|P is for Practical|
Re^4: [OT]: threading recursive subroutines.by BrowserUk (Pope)
|on Feb 03, 2011 at 09:56 UTC||Need Help??|
The point was to find a technique. Or are you saying the technique will never be as efficient as alternatives?
My point was that using memoisation, iteration or direct calculation, calculating fibonacci to the limits of the machines ability to represent the result is practical, whereas the purely recursive routine would run for an inordinate amount of time.
I'm also saying that as you can directly calculate all the representable values of Fib(n) in just over a millisecond:
But doing just the first 30 recursively takes 49 seconds (from the post above):
you'd need 50,000 threads and perfect efficiency gains to allow a parallelised recursive routine to calculate those first 30 in the same time that the direct calculation does the first 1474.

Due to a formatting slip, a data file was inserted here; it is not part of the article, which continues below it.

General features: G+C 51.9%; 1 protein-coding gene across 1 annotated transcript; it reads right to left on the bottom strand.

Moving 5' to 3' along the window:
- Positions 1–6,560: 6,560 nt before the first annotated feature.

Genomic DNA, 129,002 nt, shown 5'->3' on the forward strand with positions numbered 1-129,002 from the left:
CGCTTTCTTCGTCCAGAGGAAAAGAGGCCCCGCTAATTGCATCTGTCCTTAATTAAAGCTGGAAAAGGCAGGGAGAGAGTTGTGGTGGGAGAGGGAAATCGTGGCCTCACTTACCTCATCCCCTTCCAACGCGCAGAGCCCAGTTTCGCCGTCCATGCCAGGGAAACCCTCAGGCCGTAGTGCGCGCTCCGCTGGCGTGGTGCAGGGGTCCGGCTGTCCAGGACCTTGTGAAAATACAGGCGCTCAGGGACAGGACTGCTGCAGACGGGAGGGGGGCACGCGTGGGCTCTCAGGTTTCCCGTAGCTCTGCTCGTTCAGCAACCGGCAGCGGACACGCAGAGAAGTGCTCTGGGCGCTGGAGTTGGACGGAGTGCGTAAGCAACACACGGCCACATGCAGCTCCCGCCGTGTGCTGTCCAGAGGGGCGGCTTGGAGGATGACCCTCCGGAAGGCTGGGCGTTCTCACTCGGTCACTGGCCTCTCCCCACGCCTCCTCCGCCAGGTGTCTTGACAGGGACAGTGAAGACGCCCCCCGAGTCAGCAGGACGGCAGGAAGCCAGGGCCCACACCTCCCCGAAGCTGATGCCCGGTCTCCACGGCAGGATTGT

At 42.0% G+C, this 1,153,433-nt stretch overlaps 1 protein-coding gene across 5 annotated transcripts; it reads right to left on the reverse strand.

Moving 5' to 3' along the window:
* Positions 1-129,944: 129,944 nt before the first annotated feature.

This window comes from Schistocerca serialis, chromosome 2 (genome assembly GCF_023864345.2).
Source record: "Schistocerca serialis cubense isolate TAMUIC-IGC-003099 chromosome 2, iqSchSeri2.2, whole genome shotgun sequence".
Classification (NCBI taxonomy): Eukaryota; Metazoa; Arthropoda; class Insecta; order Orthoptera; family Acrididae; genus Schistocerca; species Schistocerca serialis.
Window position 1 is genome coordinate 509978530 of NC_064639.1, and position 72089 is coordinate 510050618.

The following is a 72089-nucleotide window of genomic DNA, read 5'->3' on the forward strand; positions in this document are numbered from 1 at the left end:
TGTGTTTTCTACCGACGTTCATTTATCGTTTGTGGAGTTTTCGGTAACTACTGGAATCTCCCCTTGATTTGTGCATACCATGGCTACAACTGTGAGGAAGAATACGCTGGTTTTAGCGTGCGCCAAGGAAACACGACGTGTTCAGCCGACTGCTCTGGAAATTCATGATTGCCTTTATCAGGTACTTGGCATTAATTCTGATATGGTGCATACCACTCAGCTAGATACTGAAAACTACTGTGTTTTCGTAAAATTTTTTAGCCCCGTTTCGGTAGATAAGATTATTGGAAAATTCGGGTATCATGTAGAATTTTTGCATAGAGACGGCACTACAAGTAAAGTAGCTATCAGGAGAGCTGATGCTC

Basically, I don't believe you could ever match the efficiency of teh direct calculation no matter if you could throw millions of threads at the problem.
As far as I know, one can't make ...parallel without refactoring by a human, yet the Ackermann function is of that form.
Actually, I think that you are pretty much exactly the same point as I am.
You see that there is some scope for parallelising Ackermann, but you don't see how to do it.
There are obviously great tranches of intermediate results that need to be calculated. For Ackermann( 3, 15 ) there are 655365 intermediate results. It seems inconceivable (to me) that there isn't scope for splitting this work across my 4 cores.
Of course, you can memoise Ackermann and it does effect a good speed-up, but the memory used gets huge very quickly, which makes it impractical as a generic solution. This is true for many similar algorithms.
Examine what is said, not who speaks -- Silence betokens consent -- Love the truth but pardon error.
"Science is about questioning the status quo. Questioning authority".
In the absence of evidence, opinion is indistinguishable from prejudice.